Stressful things about living in Germany
These are the things that are by far the most difficult to get used to while living in a different country.
- •Language barrierThe vast majority of the people I interact with speak English fluently, however I spend so much time explaining myself and feeling like a human dictionary that I lose the point I was trying to make. I also have to be very careful not to use too many pop culture references.
- •Explaining to people that I like cold weather.Almost everyone I meet complains about the weather. This isn't their first winter in Germany, but it is mine. Yet when I say I enjoy the cold they are beyond surprised and asks why. Since I don't complain about the cold they see me as a freak. (Makes me feel special and welcomed)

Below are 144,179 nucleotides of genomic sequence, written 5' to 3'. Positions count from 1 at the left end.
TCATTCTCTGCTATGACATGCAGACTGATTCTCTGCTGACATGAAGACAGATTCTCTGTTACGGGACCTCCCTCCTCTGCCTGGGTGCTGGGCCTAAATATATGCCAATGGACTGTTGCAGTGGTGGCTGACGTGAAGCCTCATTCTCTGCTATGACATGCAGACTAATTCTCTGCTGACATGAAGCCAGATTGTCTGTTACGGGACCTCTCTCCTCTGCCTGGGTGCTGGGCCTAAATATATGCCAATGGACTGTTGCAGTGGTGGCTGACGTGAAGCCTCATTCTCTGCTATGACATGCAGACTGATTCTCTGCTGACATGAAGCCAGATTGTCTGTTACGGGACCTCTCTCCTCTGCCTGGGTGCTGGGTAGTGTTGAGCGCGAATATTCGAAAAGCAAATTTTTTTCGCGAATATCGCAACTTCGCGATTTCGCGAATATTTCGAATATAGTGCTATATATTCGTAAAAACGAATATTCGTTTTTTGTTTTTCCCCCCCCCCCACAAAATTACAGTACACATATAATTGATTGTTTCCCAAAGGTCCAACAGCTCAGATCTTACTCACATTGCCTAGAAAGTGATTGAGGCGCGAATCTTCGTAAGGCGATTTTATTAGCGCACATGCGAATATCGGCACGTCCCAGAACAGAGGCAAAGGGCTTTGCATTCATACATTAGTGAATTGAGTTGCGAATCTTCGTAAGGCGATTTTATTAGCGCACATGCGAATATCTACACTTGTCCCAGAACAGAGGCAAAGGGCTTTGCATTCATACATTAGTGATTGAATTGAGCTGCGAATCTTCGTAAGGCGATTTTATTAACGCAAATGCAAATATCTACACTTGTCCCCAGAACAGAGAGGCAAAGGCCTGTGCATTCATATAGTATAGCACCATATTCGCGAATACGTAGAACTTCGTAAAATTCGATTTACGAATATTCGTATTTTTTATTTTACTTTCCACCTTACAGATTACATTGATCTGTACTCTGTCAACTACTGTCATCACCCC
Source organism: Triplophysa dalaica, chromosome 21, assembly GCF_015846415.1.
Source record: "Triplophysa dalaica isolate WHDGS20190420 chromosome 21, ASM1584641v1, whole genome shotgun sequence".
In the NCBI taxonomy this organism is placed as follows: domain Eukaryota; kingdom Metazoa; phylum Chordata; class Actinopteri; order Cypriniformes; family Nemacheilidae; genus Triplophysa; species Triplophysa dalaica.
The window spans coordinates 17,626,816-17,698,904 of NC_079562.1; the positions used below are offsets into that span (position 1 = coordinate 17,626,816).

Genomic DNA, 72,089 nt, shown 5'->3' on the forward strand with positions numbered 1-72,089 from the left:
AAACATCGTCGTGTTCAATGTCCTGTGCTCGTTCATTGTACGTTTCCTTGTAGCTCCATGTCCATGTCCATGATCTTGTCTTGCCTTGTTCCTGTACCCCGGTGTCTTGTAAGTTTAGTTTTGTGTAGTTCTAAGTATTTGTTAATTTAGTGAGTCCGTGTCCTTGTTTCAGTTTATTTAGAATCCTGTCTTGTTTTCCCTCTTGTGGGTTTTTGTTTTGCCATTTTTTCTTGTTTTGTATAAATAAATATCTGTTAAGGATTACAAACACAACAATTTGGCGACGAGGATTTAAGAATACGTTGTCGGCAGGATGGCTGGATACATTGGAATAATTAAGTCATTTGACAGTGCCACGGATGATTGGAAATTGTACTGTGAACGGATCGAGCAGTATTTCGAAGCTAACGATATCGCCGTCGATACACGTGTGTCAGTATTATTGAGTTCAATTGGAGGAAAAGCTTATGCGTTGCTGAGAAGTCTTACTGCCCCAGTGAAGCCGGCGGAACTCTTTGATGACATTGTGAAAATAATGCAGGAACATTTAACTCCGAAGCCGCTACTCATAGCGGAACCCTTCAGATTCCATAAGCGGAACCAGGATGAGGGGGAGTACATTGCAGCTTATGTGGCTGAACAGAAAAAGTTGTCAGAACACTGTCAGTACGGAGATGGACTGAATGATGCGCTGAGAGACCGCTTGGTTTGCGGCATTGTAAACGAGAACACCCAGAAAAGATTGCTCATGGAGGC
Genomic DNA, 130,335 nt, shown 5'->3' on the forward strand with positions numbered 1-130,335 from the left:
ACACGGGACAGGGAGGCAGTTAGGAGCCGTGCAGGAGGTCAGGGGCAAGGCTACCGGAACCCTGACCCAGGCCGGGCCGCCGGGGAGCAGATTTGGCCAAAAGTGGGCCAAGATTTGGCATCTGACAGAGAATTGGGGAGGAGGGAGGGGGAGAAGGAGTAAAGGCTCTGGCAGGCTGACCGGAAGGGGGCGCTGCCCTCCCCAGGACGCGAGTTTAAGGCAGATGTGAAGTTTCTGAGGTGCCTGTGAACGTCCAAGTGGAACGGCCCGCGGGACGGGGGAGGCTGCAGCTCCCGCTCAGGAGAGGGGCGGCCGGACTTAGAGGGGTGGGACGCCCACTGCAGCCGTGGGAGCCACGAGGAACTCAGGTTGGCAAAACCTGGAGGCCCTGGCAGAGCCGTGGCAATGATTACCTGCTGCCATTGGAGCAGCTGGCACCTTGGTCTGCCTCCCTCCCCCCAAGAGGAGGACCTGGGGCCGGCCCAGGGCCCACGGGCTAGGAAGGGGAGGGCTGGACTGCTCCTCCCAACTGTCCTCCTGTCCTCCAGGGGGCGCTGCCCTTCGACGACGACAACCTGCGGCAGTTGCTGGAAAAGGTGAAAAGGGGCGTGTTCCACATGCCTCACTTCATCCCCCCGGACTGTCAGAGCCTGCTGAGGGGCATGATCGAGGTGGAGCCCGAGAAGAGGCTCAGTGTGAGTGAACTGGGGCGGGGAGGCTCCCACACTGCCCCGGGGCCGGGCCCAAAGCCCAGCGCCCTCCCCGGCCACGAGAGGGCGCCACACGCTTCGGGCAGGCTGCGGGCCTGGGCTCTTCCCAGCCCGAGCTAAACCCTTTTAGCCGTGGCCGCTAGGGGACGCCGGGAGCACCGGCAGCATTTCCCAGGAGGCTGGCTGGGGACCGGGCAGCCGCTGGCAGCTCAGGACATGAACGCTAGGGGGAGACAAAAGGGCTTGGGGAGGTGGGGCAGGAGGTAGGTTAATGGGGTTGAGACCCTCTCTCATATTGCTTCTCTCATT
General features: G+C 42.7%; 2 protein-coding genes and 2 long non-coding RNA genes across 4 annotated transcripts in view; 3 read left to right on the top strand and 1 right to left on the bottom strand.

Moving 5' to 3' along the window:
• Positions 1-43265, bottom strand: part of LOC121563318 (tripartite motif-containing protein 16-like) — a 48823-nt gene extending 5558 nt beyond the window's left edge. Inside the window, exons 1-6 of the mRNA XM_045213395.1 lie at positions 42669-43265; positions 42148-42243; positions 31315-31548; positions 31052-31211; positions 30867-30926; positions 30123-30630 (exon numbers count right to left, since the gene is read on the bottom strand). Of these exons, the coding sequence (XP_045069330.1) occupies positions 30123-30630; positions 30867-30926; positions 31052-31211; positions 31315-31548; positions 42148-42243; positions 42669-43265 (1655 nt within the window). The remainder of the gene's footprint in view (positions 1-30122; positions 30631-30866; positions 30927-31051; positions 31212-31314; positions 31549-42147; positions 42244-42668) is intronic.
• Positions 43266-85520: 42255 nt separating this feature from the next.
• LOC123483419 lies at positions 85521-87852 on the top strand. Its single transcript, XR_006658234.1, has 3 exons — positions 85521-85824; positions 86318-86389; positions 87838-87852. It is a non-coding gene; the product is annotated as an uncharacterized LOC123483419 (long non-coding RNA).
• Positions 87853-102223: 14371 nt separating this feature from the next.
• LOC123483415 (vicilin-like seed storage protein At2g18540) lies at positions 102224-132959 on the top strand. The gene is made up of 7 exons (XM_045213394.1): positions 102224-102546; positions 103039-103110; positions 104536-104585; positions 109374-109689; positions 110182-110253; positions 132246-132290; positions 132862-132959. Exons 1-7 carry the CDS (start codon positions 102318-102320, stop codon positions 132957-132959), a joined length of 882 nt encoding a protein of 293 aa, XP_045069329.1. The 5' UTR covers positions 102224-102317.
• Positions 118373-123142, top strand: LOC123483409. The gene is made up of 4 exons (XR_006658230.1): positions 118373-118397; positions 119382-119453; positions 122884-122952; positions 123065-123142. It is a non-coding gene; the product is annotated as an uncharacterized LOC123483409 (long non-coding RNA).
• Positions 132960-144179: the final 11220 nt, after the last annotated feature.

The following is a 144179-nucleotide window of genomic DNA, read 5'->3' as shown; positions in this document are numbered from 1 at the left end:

- •Everyone is an expert on America.I am the only American in my group of acquaintances so you would think i would be the expert on the country I have lived in my entire life. Apparently not. Saying insulting stereotypical things to me is ok but when I fire back that I was insulted I am being rude. What?!
- •Everything is closed on SundayDo you like running errands on Sunday? Well, you can't do that here. You can find a few restaurants, bakeries and kiosks (corner stores) open on Sunday but that's pretty much it. So no grocery shopping.
- •Personal spaceIn the U.S. it is common to give people personal space and you would almost never touch a stranger without their consent. Here, well that's different. There is no personal space and people will straight up move you out of their way either by pushing, shoving or by hands on hips/shoulders and moving you slowly out of their way.